1. General authorisation - The question whether a vakalatnama or power of attorney filed in income-tax proceedings before the Income-tax Officer is available also in further proceedings in the same case before income-tax authorities would depend in each case upon the terms of the authorisation itself. If the authorisation expressly covers not only proceedings before the Income-tax Officers but also any further proceedings that may arise in the same case (including appeals, revision, or refunds), no vakalatnama or power of attorney should be demanded in respect of any of the further proceedings in the same case. In other words, all the proceedings in respect of one and the same case constitute one transaction and one power of attorney may be executed in respect of all the proceedings in that case. The stamp duty payable in respect of such an authorisation will be that mentioned in article 48(c) of Schedule I to the Indian Stamp Act, 1899. Similarly, a general power of attorney in respect of all the income-tax cases of the same assessee over specified number of years may be executed in favour of a named representative. A higher stamp fee will, however, be payable in respect of such general power of attorney under article 48(d).

2. Partners of a firm - Partners of a firm who are being assessed in their individual capacities cannot execute a joint power of attorney because they have no common interest in the separate proceedings in respect of each partner. The Explanation to article 48 of Schedule I to the Indian Stamp Act, 1899 does not apply to such a case because the power of attorney is not executed by each of the assessees in his capacity as partner of a firm but in his individual capacity. The Explanation will apply if the firm as such authorises a person or another firm to represent it in proceedings in which the first named firm figures as an assessee.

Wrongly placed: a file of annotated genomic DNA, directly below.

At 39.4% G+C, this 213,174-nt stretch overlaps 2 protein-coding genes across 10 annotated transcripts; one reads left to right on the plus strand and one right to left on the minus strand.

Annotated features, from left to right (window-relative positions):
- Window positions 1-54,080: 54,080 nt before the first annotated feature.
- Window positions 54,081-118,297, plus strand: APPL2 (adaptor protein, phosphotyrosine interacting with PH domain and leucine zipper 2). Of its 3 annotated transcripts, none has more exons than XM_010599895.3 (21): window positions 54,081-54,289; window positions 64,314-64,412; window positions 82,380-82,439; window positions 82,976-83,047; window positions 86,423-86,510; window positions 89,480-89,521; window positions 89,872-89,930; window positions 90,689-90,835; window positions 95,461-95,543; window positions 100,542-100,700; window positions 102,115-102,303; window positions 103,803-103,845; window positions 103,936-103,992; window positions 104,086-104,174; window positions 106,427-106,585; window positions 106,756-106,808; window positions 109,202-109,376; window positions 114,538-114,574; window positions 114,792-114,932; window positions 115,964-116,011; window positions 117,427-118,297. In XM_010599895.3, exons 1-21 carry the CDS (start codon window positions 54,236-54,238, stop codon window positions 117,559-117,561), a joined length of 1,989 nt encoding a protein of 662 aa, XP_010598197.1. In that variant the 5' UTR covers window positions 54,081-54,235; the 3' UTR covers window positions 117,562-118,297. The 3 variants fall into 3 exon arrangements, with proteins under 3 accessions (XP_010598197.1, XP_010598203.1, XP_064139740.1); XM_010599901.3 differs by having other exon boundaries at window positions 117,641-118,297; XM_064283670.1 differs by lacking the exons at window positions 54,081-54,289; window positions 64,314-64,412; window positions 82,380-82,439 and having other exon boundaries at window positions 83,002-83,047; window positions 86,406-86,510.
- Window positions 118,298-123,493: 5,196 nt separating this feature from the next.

3. Banks - There is no distinction between a bank applying for refund on behalf of its customers and of a firm of accountants so applying on behalf of its clients. In either case a power of attorney will be necessary if the claim for refund necessitates the bank acting for the customer. But in a case where a refund is clearly due and payable to a person, the mere authorisation of a bank to collect the amount due will not amount to a power of attorney.

4. Adhesive stamps - In the case of instruments chargeable with stamp duty, the use of adhesive stamps is permissible only in the case of instruments specified in section 11 of the Stamp Act and a power of attorney not being one of them, the use of adhesive stamps in respect thereof is not permissible. If “impressed stamps” are not available in any particular place, assessees should make representation to the Provincial (State)  Government.

2. In any case of doubt it is open to the income-tax authorities to obtain a binding decision from the Collector of Stamps by impounding document under section 33 of the Stamp Act and forwarding the same to the Collector  under section 38(2) for his determination  under section 40 of the Act. In the alternative, the executant of the authorisation may be asked to obtain adjudication by the Collector under section 31. It is also open to the executant to move the Chief Controlling Revenue Authority [defined in clause (10) of section 3 of the General Clauses Act] to have the question referred to the  High Court  under section 57 of the Indian Stamp Act.